Long-term Revitalization the Goal for West Franklinton
With all of the recent activity in East Franklinton, including a neighborhood plan that calls for increased density and a wide range of uses for the area between the railroad tracks and 315, it can sometimes seem like West Franklinton – despite being the much-larger part of the neighborhood that stretches west to the Hilltop – is being over-looked.
The mayor may have had that perception in mind when he announced a partnership with Mount Carmel focused on West Franklinton in his state of the city address. This planning effort, though, is just getting underway and the exact nature of Mt Carmel’s involvement has not yet been determined.
Jim Sweeney, Executive Director of the Franklinton Development Association (FDA), says that while they are “very excited about bringing a lot of new voices to the table” for the planning effort, they’ve been focused on the western part of the neighborhood for years, and are optimistic that a slow and steady approach to revitalization will yield long-lasting, positive results.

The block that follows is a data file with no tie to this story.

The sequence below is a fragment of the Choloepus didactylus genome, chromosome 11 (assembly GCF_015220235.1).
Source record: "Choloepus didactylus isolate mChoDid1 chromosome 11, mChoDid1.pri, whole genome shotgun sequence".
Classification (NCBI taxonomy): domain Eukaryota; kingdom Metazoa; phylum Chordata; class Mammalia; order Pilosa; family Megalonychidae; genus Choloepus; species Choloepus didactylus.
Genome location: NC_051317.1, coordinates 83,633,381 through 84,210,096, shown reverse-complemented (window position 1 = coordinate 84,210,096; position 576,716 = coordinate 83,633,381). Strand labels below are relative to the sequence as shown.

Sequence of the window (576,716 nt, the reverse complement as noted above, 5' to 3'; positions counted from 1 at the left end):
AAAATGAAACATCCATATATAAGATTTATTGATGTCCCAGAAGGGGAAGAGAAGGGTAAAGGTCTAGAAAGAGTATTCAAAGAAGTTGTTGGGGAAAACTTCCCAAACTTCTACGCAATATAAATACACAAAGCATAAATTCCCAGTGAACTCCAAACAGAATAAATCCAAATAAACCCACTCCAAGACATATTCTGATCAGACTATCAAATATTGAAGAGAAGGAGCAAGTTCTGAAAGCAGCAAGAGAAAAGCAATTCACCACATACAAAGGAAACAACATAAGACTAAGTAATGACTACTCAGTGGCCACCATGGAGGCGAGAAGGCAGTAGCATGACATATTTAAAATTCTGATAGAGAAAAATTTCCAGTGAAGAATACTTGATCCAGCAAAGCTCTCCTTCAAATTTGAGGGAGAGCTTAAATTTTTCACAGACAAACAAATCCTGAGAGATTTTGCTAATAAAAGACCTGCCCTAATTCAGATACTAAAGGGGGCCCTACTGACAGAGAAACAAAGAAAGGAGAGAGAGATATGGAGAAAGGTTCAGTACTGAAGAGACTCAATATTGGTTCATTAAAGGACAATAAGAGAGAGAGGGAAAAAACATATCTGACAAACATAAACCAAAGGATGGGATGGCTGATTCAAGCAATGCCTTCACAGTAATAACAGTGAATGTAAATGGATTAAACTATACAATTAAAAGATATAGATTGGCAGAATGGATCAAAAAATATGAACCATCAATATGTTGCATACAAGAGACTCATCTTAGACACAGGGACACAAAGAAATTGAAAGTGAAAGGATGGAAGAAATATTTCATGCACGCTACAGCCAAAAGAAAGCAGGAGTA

Assistant Director Jeff Mohrman points to the nearly 170 new or completely-renovated houses that have been added to the neighborhood since 2002 by the FDA or their partners. Although that pales in comparison to the number of problem properties that remain, Mohrman hopes that by strategically focusing their efforts on certain streets when possible and leveraging a wide range of local, state and federal programs, the organization can slowly turn the tide in the neighborhood.
In conjunction with the city’s Vacant and Abandoned Properties Initiative, for example, hardwood and other materials have been salvaged from demolished properties and reused by local businesses and organizations. One of these groups, Franklinton Gardens, will be using about four tons of salvaged limestone to construct raised beds for growing vegetables.
Sweeney and Mohrman are also excited about a potential new program aimed at keeping long-time residents in the neighborhood. FDA has applied for funding from the Ohio Housing Finance Agency to set up the program, which would provide new, ADA-compliant homes in the neighborhood for residents who don’t have the resources to renovate their houses and may not qualify for some of the other programs available. The old houses would be rehabbed and sold to new residents.
More information about these and other programs can be found at www.franklinton.org.
Photo by Walker Evans.